Hold on. Relax. I’m not here to suggest in any way, shape, or form that Justin Jefferson isn’t good. That would be blasphemous. Nobody’s proposing he’s going to turn out to be a bust or saying that you shouldn’t be rooting for him. On the contrary, there’s every indication that Jefferson is a fantastic football player. In an unscientific poll I recently considered conducting, I found him to be the most popular professional athlete in Minnesota at the moment.
The state is simply over the moon about Jefferson – even more so than fellow young local stars like Kirill Kaprizov, Anthony Edwards, and Alex Kirilloff. In fact, when Jefferson threw out the first pitch before a game at Target Field earlier this week, a certain percentage of Twins fans in attendance half expected him to stick around and play for the hometown nine. Although come to think of it, given their performance this season, it couldn’t have hurt.
Anyway, go ahead and buy his jersey, laud him for his rookie stats, appreciate his style and panache. Heck, feel free to randomly hit the Griddy whenever the mood strikes you. It’s all good. He’s a fun player to watch and root for.
Admittedly, it may be too late for this admonition. Still, now that we have the Jefferson positivity stated for the record, I’d like to simultaneously urge everyone not to get carried away. Making an appointment for Jefferson to get fitted for his gold Hall of Fame jacket is still a smidge premature.
I feel like this needs to be said, not just to be a contrarian or a wet blanket, and not because Vikings fans (and Minnesota sports fans in general) need to adhere to strict fatalism and always anticipate the worst. Rather, this call for a modicum of caution is an effort to restrain some expectations before they get out of control. Perhaps it’s too late for that in certain pockets of Vikings territory, but if this warning can save even one fan from disappointment and heartbreak, it will have been worth it. It’s easy to understand why fans might already be too far out over their purple skis on Jefferson. I get it. But before you start careening down that double-black-diamond slope and begin chiseling his Hall of Fame bust, consider a few things.
First of all, Jefferson set the bar so high in his first season that some kind of regression to the mean seems inevitable. That would be true even if he didn’t play for a Minnesota sports team. When you set the NFL’s all-time rookie record with 1,400 receiving yards, math, probability, science, and things of that nature all suggest equaling or topping those numbers year after year isn’t a reasonable expectation.
History tells us the same thing.
Even the great Randy Moss, whom many Vikings fans assume Jefferson will become, went from 17 touchdowns as a rookie to 11 in his sophomore campaign. Anquan Boldin, whose NFL rookie receiving yardage record Jefferson broke, went from 1,377 yards as a rookie to 623 yards in his injury-plagued second season. Boldin would go on to record only one better yardage season in his 14-year career. Bill Groman, who still technically holds the rookie record for receiving yards with 1,473 for the 1960 Houston Oilers of the AFL, fell off to 1,175 the next season and then never again topped 500 yards.
Good old-fashioned regression isn’t the only thing to worry about with Jefferson. He also faced little to no adversity as a rookie. Everything he touched seemingly turned to gold. Of course, he’s talented enough to overcome hardships, but let’s see how this plays out before thinking his trajectory toward Canton will be a straight line. And this isn’t even about overcoming injuries or playing while hurt, though such things are inevitable in his line of work. Think about the fact that there weren’t preseason games last season, meaning no teams could get an early read on him. Teams had to wait for Week 1, and by the time enough tape was available, half the season was over. Defensive coordinators have had an entire offseason to look at tape now. Any team playing the Vikings next season will have plans drawn up to attempt to limit Jefferson’s impact. His ability to make adjustments to those adjustments will be crucial.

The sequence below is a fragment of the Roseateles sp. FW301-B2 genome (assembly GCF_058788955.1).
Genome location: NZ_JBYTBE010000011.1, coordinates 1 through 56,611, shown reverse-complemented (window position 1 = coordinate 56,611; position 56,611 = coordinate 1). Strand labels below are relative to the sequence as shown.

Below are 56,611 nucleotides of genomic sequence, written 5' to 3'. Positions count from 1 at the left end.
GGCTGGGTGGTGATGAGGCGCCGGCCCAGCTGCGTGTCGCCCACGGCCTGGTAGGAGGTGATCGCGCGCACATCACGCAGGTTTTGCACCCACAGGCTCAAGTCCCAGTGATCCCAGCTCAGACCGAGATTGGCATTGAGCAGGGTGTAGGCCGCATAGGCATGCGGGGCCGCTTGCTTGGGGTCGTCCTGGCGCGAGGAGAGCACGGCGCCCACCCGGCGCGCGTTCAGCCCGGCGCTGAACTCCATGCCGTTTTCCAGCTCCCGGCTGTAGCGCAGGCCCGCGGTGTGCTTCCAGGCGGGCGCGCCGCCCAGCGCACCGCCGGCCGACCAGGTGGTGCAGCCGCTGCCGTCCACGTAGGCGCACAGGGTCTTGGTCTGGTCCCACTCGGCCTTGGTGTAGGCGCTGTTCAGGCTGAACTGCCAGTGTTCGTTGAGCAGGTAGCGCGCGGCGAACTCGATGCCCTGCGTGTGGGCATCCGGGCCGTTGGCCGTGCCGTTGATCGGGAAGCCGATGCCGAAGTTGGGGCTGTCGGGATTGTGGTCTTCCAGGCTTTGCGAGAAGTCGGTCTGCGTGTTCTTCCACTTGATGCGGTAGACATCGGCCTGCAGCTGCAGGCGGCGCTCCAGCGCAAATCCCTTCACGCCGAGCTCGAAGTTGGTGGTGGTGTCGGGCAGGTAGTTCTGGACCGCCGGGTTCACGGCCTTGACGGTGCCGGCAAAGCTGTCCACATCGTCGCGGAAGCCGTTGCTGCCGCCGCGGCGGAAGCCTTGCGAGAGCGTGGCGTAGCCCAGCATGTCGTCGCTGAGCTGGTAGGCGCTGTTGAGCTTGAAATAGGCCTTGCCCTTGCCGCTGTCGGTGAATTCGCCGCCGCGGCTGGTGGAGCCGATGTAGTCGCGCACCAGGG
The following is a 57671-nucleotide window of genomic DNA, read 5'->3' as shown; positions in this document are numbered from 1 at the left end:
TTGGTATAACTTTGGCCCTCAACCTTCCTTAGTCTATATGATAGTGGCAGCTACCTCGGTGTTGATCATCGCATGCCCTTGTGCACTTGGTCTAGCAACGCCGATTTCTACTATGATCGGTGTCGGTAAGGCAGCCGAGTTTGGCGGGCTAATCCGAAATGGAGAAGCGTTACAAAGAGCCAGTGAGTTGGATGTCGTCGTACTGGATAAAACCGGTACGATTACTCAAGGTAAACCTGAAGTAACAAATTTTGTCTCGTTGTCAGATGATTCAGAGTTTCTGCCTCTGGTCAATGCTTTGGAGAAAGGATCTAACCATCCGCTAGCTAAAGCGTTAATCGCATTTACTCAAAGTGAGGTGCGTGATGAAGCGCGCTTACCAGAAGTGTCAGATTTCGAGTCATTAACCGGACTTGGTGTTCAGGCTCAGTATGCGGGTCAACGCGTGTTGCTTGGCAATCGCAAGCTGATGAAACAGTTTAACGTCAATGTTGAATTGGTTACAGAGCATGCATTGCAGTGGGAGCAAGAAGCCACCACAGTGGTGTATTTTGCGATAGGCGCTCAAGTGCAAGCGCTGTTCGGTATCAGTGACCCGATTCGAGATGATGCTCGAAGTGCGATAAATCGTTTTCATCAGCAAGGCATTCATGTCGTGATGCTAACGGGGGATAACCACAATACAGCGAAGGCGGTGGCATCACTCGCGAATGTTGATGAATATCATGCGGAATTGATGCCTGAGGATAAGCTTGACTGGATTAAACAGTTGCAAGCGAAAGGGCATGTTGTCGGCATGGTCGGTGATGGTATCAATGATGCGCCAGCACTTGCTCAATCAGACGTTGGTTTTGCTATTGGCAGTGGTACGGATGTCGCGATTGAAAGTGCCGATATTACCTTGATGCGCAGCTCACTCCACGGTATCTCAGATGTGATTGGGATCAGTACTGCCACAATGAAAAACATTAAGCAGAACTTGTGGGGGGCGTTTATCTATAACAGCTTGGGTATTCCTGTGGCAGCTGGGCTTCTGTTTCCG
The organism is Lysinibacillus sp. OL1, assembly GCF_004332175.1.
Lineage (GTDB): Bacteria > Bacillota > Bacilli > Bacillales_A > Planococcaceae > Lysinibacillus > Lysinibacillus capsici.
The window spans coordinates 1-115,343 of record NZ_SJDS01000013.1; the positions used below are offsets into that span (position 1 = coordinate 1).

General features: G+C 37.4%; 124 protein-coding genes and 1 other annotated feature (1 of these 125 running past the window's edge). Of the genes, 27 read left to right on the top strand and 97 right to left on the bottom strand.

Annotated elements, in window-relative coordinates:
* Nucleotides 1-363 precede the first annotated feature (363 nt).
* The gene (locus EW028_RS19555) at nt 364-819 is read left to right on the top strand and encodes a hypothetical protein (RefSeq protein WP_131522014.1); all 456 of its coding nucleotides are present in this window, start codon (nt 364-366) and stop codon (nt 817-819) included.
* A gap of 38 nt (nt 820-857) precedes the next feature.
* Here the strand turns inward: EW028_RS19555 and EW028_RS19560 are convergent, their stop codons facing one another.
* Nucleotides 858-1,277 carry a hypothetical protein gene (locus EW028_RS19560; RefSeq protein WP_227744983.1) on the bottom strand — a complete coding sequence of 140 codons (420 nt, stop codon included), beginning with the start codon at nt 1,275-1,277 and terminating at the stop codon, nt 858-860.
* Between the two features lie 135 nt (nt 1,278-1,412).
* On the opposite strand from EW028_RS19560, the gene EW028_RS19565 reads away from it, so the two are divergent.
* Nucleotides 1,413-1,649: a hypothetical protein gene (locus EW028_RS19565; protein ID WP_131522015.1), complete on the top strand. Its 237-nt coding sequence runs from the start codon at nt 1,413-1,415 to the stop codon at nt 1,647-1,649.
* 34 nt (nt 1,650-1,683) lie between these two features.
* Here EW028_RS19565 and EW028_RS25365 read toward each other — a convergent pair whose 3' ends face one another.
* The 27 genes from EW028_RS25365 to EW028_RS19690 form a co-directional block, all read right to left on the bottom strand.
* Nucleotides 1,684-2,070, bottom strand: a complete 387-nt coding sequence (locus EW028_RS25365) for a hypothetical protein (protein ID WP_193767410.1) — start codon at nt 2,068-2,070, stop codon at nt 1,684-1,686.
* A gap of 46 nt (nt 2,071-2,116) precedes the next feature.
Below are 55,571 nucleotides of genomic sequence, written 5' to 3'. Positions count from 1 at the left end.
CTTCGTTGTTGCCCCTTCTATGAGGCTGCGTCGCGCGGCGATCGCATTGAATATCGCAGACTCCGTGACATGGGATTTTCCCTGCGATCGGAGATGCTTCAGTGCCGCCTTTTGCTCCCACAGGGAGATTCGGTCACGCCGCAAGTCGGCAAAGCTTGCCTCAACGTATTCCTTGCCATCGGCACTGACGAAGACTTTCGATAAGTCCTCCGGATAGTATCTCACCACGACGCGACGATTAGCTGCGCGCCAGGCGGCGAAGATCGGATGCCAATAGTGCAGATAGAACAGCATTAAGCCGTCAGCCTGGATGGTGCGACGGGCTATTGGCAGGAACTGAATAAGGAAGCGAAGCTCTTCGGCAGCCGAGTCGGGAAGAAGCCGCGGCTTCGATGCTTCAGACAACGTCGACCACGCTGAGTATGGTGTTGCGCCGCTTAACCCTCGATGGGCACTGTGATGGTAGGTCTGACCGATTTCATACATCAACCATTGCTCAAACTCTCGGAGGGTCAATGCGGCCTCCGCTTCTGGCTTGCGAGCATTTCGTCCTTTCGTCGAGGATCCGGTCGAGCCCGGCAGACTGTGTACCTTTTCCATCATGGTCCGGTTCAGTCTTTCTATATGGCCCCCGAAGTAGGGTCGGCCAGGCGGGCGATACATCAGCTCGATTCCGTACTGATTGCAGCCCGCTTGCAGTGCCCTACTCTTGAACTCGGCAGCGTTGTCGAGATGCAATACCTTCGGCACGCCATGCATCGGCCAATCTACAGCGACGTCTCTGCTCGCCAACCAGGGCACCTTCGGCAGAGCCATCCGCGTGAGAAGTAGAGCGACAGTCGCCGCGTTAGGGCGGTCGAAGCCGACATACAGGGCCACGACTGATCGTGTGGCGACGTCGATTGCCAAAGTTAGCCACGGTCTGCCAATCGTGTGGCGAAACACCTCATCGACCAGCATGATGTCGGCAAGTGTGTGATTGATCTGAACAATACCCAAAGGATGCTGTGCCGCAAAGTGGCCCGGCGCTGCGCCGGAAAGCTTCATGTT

Third, what about a third wide receiver? Do we really think Bisi Johnson or Chad Beebe will concern opposing defenses if (God forbid) Adam Thielen needs to miss games due to injuries again? Truthfully, Whop Philyor and Ihmir Smith-Marsette are more intriguing players to me. Still, the bigger picture remains the same: The Vikings are basically two-deep at wide receiver right now and are banking on tight ends Irv Smith Jr. and/or Tyler Conklin to step up and help fill the pass-catching void. This flag is at least light red. Similarly, an injury to Kirk Cousins or Brian O’Neill, or the annual Dalvin Cook injury, would throw the Vikings’ offense off-kilter and impact Jefferson regardless of how healthy he stays.
If you’re so blindly optimistic to think that none of the above-noted issues could arise and serve to sidetrack Jefferson’s path to perennial Pro Bowls, then I’m afraid I can’t help you. Go ahead and enjoy your Jefferson Parade. Don’t let me rain on it.
However, if reality is more your thing, then just enjoy what Jefferson delivers to your Vikings or your fantasy football team or whatever. He’s absolutely great enough to have a long and spectacular career. Just remember that heaping piles of rookie-season success don’t always result in a Hall of Fame resumé. Just chill out a little on the expectations, and watching him over the long term will be less apt to end in disappointment. The Vikings as a whole always seem to deliver enough disappointment as it is; no need to compound the problem with their most popular player.